Note: Where available, the PDF/Word icon below is provided to view the complete and fully formatted document
 Download Full Day's HansardDownload Full Day's Hansard    View Or Save XMLView/Save XML

Previous Fragment    Next Fragment
Friday, 19 February 1932


Mr GREGORY (Swan) .- I request the Prime Minister to forward by telegram to the State Premiers a synopsis of the Financial Agreement Enforcement Bill, so that the governments of the different States may have an opportunity of knowing what is proposed before the consideration of the measure is resumed by this House.

The tariff schedule of 1901 placed duties of 15 per cent, and 25 per cent. on sulphate of ammonia as a chemical. At that date it was not used to any extent as a fertilizer, but in recent years its manurial value has been appreciated, and it ~is now used extensively in rural industries throughout the Commonwealth. Parliament has provided that superphosphates if manufactured within the Empire shall be admitted duty free; a small duty is imposed on superphosphates imported from foreign countries. The schedule admits " manures, n.e.i. " duty free, but by some extraordinary reasoning the Trade and Customs Department decided some years ago that nitrates and other fertilizers might be used as substitutes for sulphate of ammonia, which they classified as a chemical subject to the 15 and 25 per cent, duties. That is ridiculous. I have repeatedly protested against this ruling, and I urge that while the schedule remains in its present form these fertilizers, including sulphate of ammonia, which are not imported for use as chemicals, shall be admitted duty free. It should be unnecessary to remind the House of the wonderful results that have followed the extensive use of artificial manures. Any honorable member who appreciates the need for the extension of land settlement and the increase in rural employment will admit that fertilizers imported from abroad should not be subject to duty. I hope that early action will be taken to give effect to what was undoubtedly the intention of Parliament.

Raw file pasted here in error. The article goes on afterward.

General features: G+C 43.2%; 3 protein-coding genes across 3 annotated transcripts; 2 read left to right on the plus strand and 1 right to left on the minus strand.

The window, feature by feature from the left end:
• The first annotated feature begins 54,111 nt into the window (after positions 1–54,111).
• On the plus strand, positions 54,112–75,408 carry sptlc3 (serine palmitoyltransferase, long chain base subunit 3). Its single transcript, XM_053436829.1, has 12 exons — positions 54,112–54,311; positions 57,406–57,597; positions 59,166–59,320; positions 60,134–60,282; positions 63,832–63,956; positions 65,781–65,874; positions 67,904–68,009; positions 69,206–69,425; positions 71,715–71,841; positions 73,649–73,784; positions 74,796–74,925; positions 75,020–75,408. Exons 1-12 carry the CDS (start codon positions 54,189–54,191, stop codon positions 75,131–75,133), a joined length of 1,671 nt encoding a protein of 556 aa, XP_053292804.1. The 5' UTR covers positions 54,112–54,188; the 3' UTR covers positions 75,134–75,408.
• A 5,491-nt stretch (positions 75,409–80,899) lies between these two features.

Suggest corrections